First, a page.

In the 20th century, Chile ruled the island with a mixture of paternalism and benign neglect. Older residents remember an island without electricity or running water, run by Chilean naval officers "as if the island were a ship and we were all sailors."
Chilean educators encouraged the parents of Easter Island's "best and brightest" to send their children to mainland boarding schools.
Haoa, the Rapa Nui teacher, was sent off to Chile when she was 9. She suffered an unbearable loneliness for months on end, rarely hearing a word of her native language. "The nuns told my parents I was too smart, that it would be a waste to let me stay on the island," she says.
For The Record
Los Angeles Times Friday January 30, 2004 Home Edition Main News Part A Page 2 National Desk 1 inches; 38 words Type of Material: Correction
Easter Island -- An article in Wednesday's Section A about Easter Island incorrectly reported the number of flights to the island. There are four flights each week at the height of the tourist season, not four daily flights.
As an adult with a Chilean university degree, she returned to the island to work at the local clinic -- until the day her oldest daughter started kindergarten at Easter Island's elementary school.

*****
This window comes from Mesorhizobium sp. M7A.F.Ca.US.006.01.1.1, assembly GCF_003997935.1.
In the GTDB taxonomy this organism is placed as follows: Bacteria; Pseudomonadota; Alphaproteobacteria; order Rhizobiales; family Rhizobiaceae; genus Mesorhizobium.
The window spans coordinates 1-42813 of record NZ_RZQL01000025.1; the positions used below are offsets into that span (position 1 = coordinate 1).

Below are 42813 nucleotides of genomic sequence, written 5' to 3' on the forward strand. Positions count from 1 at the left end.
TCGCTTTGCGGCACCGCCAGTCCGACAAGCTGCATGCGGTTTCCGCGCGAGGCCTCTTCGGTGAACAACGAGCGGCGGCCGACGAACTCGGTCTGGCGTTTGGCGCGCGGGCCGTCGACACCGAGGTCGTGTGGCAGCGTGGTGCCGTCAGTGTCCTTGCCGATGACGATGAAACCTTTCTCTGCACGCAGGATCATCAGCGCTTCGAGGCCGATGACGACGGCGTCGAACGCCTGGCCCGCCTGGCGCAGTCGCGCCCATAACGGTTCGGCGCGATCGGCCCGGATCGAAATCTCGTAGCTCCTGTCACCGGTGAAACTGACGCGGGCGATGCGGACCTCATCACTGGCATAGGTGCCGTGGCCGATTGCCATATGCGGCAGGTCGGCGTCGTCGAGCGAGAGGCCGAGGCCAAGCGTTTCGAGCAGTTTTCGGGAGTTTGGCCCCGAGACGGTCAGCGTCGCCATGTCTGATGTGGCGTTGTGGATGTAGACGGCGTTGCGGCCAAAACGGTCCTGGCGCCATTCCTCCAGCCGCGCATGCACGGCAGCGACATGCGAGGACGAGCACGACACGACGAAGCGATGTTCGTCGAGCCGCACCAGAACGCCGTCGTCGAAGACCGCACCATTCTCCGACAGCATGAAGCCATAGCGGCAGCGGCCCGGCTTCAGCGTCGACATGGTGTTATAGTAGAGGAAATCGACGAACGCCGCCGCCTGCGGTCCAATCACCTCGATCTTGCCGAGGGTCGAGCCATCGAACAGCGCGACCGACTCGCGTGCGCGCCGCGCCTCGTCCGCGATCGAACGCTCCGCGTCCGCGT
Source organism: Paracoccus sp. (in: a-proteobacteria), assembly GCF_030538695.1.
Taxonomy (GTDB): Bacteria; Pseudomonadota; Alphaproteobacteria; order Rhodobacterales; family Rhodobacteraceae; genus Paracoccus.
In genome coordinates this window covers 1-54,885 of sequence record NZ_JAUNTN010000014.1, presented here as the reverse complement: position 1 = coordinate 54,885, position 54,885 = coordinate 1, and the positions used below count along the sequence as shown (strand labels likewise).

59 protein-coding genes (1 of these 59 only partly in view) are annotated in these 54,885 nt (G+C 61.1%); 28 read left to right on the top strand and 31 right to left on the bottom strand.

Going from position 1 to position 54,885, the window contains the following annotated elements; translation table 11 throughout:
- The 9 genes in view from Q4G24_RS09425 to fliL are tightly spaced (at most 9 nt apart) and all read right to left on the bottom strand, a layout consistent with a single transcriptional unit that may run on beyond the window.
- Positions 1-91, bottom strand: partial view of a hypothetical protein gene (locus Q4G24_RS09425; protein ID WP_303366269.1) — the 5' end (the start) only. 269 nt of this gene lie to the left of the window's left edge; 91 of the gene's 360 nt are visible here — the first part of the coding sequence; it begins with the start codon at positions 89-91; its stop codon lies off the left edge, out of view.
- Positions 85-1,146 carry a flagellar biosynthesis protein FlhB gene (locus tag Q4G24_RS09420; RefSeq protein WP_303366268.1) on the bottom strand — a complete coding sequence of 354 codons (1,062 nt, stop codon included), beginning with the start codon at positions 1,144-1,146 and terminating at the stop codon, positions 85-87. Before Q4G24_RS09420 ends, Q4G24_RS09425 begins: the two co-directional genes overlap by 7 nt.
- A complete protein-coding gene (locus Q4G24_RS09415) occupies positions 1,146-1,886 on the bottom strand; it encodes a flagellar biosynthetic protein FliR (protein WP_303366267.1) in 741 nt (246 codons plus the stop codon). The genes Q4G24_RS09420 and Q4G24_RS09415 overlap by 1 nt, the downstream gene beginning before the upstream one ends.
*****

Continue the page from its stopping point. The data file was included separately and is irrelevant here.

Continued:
"I had always spoken to her in Rapa Nui because I knew when she grew up there would be pressure to speak in Spanish," Haoa remembers. After that first day of kindergarten, Haoa discovered that Rapa Nui was being treated "like an alien language" in her daughter's class, which was conducted entirely in Spanish.
Soon Haoa was volunteering to organize Rapa Nui workshops at the school. Eventually, she became a full-time teacher there. "It was urgent that we have our children speaking our language," she says.
Because Rapa Nui has no equivalents for modern words like "computer," Haoa and other teachers have coined new terms. A computer, for example, is a makimi roro uira, which literally means "brilliant mind machine."
Creating new words helps encourage invention and creativity in a language, an essential part of keeping it alive.
"We've proved that it's possible to teach science in Rapa Nui," Haoa says. But more important, she adds, "we're preparing our children for the outside world by giving them a stronger sense of who they are and where they come from."
Mauricio Valdebenito, a Chilean and a cabdriver, is among the parents whose children will start the Rapa Nui immersion program soon, when the next kindergarten class begins. His wife is Rapa Nui, but she and their 5-year-old daughter speak mostly Spanish at home.
"To me, all learning is a good thing. The more the better," Valdebenito says. "I wouldn't mind hearing her speak it more. It's part of her culture."
Haoa tries to spread the same message outside the classroom. On her kitchen door there is a sign asking visitors to speak in Rapa Nui. "Hare vanaga i te reio henua," it says. "In this house we speak the voice of the people."
Haoa believes she's making progress. The other day, she was walking across the playground when she heard something she hadn't heard for many years, a sound that transported her to her own childhood.
A group of small children were arguing in Rapa Nui.
"They were starting to scream, but they weren't hurting each other," she says.
So for a moment or two, all she did was listen.